Redington Predator

Discussion in 'Warm Water Species' started by thesankers, Sep 4, 2017.

  1. thesankers

    thesankers Active Member

    Mar 8, 2005
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    Richland, WA
    Over the past couple of years I have observed that as I try to fish bigger and bigger flies for largemouth, I tend to tire at the end of a session and my casting goes south. Bass specific lines (sage bass and SA titan) have helped me cast the big flies but the weight of these lines wear me out after a while.
    It occurred to me that a shorter rod might help since there should be less torque pulling on my arm all evening.

    I picked up a second generation 7' 11" 8 weight Redington Predator on the auction site for what seems like a good deal. Essentially brand new and less than 1/2 price.

    It took me a good amount of lawn time to adjust to this stiff shorter rod. It casts very differently than my other 8 weight- a Orvis zero Gravity mid-flex. With the adjustments made the Predator throws very tight loops even with an 8" hair bug. It seems to perform best with a very short stroke and a short quick haul. Effortless at the typical 40-50 feet which I cast to the bank when bass fishing. I am not a tremendous caster but could go about 75 feet without too much struggle on the lawn. On the water from my tube 60' seems like a more reasonable top end, but I don't ever cast farther than this while after bass anyway. As long as I concentrate on maintaining this short casting stroke I was able to cast more accurately than before and did not tire nearly as much as previously. This is great as it is so frustrating to have your casting fall apart just as the evening bite is coming on. Both the 8 weight Titan and the Sage smallmouth lines work well with this rod. Rod seems to cast well in the wind as well. Probably because I have been able to keep tight loops.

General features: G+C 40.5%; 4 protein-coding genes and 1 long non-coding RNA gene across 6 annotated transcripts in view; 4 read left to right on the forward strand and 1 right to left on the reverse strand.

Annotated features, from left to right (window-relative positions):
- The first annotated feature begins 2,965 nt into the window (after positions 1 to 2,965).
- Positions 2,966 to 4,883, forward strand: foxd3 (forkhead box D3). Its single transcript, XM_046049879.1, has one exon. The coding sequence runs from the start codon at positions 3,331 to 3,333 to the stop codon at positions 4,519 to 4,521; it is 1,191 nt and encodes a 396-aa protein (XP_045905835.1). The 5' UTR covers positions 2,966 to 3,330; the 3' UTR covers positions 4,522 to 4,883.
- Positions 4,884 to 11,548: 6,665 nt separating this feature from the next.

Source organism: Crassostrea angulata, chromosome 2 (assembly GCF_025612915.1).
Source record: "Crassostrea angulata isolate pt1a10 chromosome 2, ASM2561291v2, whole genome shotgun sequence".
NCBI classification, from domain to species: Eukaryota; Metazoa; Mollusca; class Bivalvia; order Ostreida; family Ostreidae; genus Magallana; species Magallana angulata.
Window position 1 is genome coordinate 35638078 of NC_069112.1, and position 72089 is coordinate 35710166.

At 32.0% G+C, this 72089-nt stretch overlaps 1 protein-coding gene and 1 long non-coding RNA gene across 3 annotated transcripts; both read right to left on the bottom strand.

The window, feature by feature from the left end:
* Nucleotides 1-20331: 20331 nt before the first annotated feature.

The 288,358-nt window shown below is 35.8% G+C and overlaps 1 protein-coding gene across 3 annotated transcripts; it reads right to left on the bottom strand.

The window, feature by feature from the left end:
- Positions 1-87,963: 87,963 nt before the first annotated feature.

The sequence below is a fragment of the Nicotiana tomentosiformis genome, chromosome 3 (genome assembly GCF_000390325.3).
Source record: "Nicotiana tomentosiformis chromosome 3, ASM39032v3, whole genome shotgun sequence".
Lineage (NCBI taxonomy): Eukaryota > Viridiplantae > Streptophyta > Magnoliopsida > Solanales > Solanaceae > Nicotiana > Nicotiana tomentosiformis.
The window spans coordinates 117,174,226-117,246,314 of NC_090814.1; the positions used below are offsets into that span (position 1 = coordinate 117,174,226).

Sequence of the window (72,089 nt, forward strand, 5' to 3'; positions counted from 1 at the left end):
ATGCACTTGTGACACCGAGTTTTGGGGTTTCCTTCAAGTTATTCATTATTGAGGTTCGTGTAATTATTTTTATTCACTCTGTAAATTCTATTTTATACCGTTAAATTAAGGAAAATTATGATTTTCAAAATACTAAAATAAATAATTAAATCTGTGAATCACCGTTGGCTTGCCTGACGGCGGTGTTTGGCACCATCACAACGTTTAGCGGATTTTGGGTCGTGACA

The rod is stiff and is a bit much for 12' largemouth. On fish of three pounds and up it fishes nice with good back bone and the fight is still enjoyable.

    Rod is nice looking as well.

    I would buy it again.
  2. jersey

    jersey livin' the dream

    Sep 21, 2011
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    sonoma county
    The short rod is a bit easier to cast using the higher grain lines. Knocking out 20 to 40 foot casts, working the bug a bit, then lift and redirect, a lot, is tough. Much prefer the shorter rods for this.

    When dragging streamers on the same day, it's a bit funky the first few casts with a standard 9 footer. Typical cast break down for the first few tries.

    Have fun with your new stick!
  3. GAT

    GAT Dumbfounded

    Nov 16, 2012
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    Willamette Valley, OR
    Odd. Last week I bought a Predator rod but went with the 9 foot 7 weight model. I started using larger poppers this year and the 6 weight rod was struggling to cast the bugs where I wanted them to land. I thought about an 8 weight rod but sometimes I end up catching nothing but gills and an 8 weight is serious overkill for fighting a bluegill.

    Unfortunately, I normally fish for trout during the Fall so I'm not sure when I'll get a chance to cast the new rod... and the new Rio heavy taper line I bought to go with it. ....probably next Spring.
  4. longputt

    longputt Member

    Apr 19, 2017
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    I have had this same dilemma, for me I went 10 ' for 7....I fish long leaders 15 to 25 feet. My feeling is bass don't like to be lined. I haul very hard to turn over the fly. Slam the fly but don't let the line touch first.